250 classes added to summer and fall allows students to spring into classes

Crashing classes on the first day is a routine that produces fickle results for many, but it has recently become easier due to the addition of courses to the schedule.

The EC Facebook page advertises “nearly 200 classes added for fall.” Along with the 50 classes added in the summer course, a lot of slack will be afforded to a campus that had gotten used to making due with cuts semester after semester.

“In years past, they would have called it a growth, but for three years they cut spending, so let’s call it a restoration,” Rory Natividad, dean of health science, said.

Overcrowding and the inability to get into essential classes was beginning to discourage many students.

“We want enrollment to go back up,” Natividad added.  “We want to serve our community, so we scattered 250 more classes around all of the divisions.”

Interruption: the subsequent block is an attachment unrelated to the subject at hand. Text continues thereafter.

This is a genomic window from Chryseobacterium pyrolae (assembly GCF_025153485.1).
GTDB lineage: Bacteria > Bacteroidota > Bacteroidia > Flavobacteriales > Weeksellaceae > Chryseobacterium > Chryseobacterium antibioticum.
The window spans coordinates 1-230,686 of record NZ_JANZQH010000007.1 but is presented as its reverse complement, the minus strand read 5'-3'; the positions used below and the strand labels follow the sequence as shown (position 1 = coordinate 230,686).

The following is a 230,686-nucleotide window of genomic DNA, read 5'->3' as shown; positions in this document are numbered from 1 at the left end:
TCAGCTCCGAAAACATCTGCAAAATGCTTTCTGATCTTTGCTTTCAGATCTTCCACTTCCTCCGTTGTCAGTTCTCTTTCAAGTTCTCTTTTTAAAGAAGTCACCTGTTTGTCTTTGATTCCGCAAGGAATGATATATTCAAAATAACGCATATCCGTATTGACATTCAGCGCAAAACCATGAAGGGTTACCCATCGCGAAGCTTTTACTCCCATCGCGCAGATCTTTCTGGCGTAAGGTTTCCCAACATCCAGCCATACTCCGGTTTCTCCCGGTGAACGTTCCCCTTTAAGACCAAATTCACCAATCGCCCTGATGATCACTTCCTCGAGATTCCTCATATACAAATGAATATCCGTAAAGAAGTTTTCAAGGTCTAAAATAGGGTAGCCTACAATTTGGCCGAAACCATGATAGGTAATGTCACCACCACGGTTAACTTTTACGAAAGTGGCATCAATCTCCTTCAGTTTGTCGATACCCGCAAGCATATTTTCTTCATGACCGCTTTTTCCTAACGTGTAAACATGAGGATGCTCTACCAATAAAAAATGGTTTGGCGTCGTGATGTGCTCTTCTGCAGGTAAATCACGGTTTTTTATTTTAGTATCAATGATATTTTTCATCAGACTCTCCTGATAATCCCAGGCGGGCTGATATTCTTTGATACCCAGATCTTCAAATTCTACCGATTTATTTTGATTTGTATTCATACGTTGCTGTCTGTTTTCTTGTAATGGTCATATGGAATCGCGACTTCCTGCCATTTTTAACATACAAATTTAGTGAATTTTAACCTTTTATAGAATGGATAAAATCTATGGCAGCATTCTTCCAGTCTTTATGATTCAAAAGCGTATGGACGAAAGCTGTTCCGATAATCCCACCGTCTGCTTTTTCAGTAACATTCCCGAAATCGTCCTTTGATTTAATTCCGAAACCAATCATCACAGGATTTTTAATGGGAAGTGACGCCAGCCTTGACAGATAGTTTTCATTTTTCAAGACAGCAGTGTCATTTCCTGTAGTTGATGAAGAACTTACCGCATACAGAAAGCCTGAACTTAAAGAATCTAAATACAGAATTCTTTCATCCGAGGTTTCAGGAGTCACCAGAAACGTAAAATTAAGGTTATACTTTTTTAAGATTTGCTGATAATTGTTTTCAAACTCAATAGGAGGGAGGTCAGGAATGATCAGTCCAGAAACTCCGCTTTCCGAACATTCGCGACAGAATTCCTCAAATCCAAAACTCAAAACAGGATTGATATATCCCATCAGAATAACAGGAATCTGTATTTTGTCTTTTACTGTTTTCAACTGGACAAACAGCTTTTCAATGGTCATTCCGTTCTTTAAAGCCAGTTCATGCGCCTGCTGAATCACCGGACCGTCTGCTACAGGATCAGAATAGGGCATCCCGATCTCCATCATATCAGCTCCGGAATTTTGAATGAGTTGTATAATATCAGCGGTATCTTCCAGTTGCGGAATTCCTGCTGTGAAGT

The changes have been fairly noticeable with students being able to, not only walk into a class and add on the spot, but even sign up online on the day of class.

“A lot of classes are still open on the site,” Aysha Shaikh, a student worker at the info desk, said on the second day of the summer course. “People who are even just applying to the campus are still able to get their G.E. (general education) classes.”

Classes have been added to specific areas to create space, but not enough to create waste.

Natividad said that too many empty seats wouldn’t be productive, so the funds went to help the most impacted areas, “especially in G.E. classes.”

Students seem to be taking full advantage of the new-found space.

“I just added my class this summer. I had no problem,” Brian Suitt, 20, electrical engineering major, said. “People were just dropping into class and they got in.”

Students have a guess as to where the funds are coming from in a time where perennial cuts were expected.

“I believe Prop 30 is to be thanked,” Aysha Shaikh said.

The Prop which was passed last fall semester may be partially to thank, but there are many factors at work in the improvement of EC’s financial situation.

“We’re in a growth mode,” Natividad said. “Growth comes from the state. It comes from various sources.”